There’s a sound to breaking waves when they’re close, a sound like nothing else. The background roar is unmistakable, overlaid by the swash of the landing wave and then the sucking noise of the back-wash as it retreats. It was dark, barely a speck of light, but even without seeing it I recognized the strength of the swash and knew it must be close. I tried to be logical. We’d camped well above the high-tide line; the beach shelved away below us and beyond that was the water level: it couldn’t reach us; we were fine. I put my head back on the rolled-up jumper and thought about sleep. No, we weren’t fine, we were far from fine. The swash and suck wasn’t coming from below, it was right outside.Opening paragraph from the Prologue – The Salt Path by Raynor Winn
There is something very beautiful about this book. The writing itself is a given, the descriptive journey we are taken on as this inspiring and courageous couple walked the 630-miles of the South West Coast Path is without doubt incredible. The edition I have is a 27th print run and it is a Sunday Times bestseller. Many, many people have read this book. I’m not sure what made me pick it up now, perhaps it is my own desire at times to just walk, that need to breathe the fresh air, take in our world around us and to try to make sense of things.
So, what’s it about? The blurb on the back says:
Just days after Raynor Winn learned that Moth, her husband of thirty-two years, was terminally ill, they lost their home and livelihood. With nothing left and little time, they impulsively decided to walk the 630-mile South Coast path, from Somerset to Dorset, via Devon and Cornwall. Living wild and free, at the mercy of sea and sky, they discovered a new, liberating existence – but what would they find at the journey’s end?
I think one of the things that I loved most about this book is the way it brought a different viewpoint. Raynor gives you the darker side of society, the side that closes their eyes to homelessness. She helps us to open our eyes to real life, not just the romantic touristy, rose-tinted glasses view that we can often have but the harsh reality of it all. Yet it is still beautiful out there – we just need to open our eyes to it and remember that we are all guests on this earth. We need to be kind to it and to each other.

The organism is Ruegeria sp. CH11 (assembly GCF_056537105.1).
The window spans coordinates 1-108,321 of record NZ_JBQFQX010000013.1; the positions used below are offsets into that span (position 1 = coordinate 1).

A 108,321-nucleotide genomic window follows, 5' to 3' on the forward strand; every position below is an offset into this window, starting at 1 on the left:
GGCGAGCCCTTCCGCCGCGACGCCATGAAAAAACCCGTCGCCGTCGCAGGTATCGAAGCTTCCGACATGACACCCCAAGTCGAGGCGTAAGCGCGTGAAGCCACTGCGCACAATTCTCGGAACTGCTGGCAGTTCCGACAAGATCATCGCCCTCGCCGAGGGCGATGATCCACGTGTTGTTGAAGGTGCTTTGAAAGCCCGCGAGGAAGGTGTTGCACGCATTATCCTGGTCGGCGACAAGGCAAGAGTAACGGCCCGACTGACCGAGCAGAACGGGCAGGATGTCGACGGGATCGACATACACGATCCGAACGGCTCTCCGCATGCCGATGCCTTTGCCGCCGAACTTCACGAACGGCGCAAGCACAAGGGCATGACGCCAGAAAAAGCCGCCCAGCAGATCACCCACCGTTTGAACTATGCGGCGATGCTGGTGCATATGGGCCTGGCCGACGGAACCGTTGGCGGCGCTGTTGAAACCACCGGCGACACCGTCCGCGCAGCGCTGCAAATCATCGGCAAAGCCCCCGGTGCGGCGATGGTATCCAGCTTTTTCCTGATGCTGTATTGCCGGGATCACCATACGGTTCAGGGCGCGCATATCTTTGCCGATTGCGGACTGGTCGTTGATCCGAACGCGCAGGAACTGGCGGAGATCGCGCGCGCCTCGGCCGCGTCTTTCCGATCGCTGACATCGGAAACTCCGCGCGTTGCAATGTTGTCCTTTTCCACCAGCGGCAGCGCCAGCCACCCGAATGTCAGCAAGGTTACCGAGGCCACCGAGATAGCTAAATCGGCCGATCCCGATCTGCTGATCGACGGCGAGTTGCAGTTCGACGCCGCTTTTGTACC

The book was written in a world before Covid. Time moves on, troubles arrive in different guises and our faith in our kind is often tested but there is still healing to be found in the world around us. I found this book incredibly uplifting. Yes it made me feel angry, angry for the injustice of things but I also witnessed moments of extreme kindness when good overcomes the bad. Small moments at times but it is these moments that remain the most memorable now that I have finished reading… and that gives me hope.
If you enjoy memoirs that take you away from your own life but also inspire the way you too live, then this is a worthy read indeed. It is also in many ways a love story. A story of the power of nature and the power of love. How sometimes you have to reach the very bottom to find just what you are capable of and to filter out the good from the bad. If you don’t believe in soulmates then this book might just change your mind. How two people bound together by love and life survive the very worst – together. It is a story of great loss but also how getting up and putting one foot in front of the other may just bring you out on the other side.
I have always loved the West Country and this book has just increased that love. I now very much look forward to reading The Wild Silence to see where Moth and Raynor’s journey took them next.